Children’s Health Insurance Program (CHIP) offers health insurance and dental coverage for kids under age 19 if you earn too much money to qualify for Medicaid, but not enough to pay for private insurance. Each state’s requirements are different, so visit the website to learn more.
Not everyone will be able to afford this option, but if you are still working and want to take unpaid time off from your job to care for your children while they’re out of school, know your job may be protected by the Family and Medical Leave Act (FMLA). This law allows employees to take up to 12 weeks of unpaid medical leave within a 12-month calendar to care for a child or family member while protecting their position.
Utilities, Food and Other Bills
There are many other bills you’re responsible for that are just out of reach right now. From auto loans to credit card payments and utility bills. Check with each company to see if you can defer payment, pay on a fraction of your bill or qualify for special assistance programs.
For help getting food, the Supplemental Nutrition Assistance Program (SNAP) (formerly called food stamps) provides benefits to low-income people to purchase groceries. There are limits on the types of food you can purchase with SNAP benefits, and you can find out if you’re eligible on the website here.
The Federal Communications Commission (FCC) offers those who are having a hard time paying their phone bill and who qualify as low-income financial assistance through the Lifeline Program. You can find out if you qualify here.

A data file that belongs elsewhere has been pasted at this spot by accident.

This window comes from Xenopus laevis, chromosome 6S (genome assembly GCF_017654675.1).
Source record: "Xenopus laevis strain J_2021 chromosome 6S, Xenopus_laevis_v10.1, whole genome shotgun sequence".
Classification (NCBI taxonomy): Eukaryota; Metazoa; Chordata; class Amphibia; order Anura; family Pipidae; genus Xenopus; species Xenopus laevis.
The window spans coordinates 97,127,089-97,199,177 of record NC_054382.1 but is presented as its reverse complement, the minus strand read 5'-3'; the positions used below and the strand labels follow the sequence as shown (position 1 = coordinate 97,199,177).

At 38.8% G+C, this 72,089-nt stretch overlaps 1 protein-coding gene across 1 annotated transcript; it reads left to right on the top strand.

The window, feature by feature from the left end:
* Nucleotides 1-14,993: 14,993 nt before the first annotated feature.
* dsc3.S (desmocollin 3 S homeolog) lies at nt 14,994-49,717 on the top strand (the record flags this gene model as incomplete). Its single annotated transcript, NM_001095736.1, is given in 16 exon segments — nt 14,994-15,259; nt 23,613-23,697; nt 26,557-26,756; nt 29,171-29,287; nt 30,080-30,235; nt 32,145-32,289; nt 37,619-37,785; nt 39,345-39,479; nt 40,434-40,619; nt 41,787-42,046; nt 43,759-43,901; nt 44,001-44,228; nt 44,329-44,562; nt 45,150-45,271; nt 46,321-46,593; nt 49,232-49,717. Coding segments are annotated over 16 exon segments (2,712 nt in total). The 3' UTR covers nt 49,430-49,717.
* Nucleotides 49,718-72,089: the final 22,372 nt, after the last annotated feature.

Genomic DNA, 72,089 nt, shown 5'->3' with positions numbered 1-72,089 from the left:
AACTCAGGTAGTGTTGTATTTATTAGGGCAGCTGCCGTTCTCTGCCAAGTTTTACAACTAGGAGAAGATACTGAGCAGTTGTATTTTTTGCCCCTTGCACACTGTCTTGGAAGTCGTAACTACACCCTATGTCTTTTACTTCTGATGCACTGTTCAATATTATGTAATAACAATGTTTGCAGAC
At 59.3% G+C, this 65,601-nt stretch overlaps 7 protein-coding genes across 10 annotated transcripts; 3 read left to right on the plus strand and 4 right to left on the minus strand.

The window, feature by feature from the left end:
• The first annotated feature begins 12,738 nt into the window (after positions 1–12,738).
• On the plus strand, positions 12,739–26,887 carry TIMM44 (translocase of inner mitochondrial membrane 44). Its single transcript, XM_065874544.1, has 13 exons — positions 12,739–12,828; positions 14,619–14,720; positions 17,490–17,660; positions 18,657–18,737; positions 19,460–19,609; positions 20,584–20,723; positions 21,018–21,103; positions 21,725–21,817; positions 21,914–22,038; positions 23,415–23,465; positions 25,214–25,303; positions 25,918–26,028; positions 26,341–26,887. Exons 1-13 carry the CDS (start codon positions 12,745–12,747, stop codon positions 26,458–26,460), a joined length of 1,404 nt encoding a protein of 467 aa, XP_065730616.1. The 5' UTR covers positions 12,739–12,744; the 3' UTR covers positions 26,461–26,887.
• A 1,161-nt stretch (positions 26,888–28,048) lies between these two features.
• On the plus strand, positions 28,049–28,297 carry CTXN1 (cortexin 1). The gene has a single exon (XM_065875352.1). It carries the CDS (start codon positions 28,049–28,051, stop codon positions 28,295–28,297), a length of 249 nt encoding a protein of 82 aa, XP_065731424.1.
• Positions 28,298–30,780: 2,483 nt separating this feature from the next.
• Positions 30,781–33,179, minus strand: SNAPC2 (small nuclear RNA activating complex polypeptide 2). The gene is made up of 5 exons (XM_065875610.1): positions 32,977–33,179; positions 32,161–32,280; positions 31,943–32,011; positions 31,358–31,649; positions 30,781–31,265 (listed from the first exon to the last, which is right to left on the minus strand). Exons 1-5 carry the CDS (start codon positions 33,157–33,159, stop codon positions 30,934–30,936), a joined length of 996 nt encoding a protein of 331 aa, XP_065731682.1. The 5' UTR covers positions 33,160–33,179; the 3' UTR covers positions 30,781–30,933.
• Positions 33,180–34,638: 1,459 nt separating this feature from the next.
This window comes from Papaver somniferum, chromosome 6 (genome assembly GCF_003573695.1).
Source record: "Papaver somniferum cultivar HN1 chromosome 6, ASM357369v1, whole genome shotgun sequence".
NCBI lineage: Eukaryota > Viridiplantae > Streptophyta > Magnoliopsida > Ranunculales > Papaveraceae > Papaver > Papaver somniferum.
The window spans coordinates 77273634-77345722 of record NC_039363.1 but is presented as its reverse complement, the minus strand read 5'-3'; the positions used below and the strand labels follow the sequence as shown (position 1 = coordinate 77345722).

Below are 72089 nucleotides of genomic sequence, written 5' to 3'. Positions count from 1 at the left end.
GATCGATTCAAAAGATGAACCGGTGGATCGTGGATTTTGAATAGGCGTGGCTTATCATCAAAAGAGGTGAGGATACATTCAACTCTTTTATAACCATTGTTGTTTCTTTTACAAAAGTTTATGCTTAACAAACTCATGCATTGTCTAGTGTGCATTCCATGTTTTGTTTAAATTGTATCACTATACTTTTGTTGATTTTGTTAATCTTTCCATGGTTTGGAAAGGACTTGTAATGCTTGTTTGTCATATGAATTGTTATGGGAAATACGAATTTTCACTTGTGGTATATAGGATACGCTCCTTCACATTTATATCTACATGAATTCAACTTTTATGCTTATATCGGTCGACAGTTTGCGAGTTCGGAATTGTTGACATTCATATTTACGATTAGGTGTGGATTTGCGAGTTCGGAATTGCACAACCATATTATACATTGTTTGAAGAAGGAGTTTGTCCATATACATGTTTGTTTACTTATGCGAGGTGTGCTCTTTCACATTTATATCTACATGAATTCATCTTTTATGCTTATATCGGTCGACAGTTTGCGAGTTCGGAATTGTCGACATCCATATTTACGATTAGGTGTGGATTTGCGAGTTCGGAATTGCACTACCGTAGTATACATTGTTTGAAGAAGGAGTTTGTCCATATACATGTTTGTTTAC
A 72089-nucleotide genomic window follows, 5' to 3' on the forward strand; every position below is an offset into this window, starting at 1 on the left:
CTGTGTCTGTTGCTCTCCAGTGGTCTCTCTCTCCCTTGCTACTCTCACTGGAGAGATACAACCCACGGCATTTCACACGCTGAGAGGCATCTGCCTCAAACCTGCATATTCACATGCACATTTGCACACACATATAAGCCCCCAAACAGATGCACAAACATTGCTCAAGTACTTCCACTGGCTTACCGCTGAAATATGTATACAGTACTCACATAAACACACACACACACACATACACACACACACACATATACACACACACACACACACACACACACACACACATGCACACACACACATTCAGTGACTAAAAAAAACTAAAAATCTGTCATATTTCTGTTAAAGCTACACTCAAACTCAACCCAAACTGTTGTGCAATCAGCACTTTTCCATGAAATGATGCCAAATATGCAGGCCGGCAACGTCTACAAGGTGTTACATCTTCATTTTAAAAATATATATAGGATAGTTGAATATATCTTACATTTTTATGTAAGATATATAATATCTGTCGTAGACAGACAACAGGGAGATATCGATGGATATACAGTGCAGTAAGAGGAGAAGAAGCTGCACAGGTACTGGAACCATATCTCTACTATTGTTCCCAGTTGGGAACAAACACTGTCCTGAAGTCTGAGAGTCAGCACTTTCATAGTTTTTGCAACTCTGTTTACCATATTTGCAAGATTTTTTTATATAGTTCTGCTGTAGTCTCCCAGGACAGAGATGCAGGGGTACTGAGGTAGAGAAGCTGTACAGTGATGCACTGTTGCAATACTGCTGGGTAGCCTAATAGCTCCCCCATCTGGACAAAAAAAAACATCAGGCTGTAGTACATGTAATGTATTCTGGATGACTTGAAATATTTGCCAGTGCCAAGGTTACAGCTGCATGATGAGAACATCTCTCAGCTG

If you’re having trouble paying your credit card bill or auto loan, check with the bank that holds your card. Many banks have said they’re willing to work with customers facing financial hardship due to COVID-19. Bankrate offers a list of major banks with assistance programs.
Many cities and states have told utility companies to pause shutting off service to those who can’t pay their bills right now due to COVID-19. If you’re struggling, call the utility company to see if you can work out a plan. You can also investigate Low Income Home Energy Assistance Program (LIHEAP), which offers assistance for energy bills.
The federal government has a benefit finder on its website that may also be useful in pointing you toward other available resources.
If you lost your job because of COVID-19-related cuts, you may be eligible to file for unemployment. The federal stimulus package passed by Congress makes it easier for workers to file for unemployment and waived the typical 10-waiting period while allowing you to file for an additional $600 a week in unemployment. Each state handles unemployment claims separately, and you can use this tool to find out what you need to know in your state.
While many companies are facing uncertainty because of the economic fall out of COVID-19, there are companies still hiring workers. Large retailers like Amazon and Walmart are hiring many new workers as they work to meet the uptick in online shopping. Some companies may also be hiring remote workers. For an ongoing list of available jobs that allow you to work from home, visit The Mighty’s #NowHiring page or sign up for a profile on Chronically Capable.
If you’re struggling to make ends meet right now due to COVID-19, know you’re not alone. For many people with a disability, chronic illness or mental health issue, life was already pretty unaffordable. COVID-19 just made that more uncertain for everyone.
What other financial resources might be helpful right now? Let us know in the comments.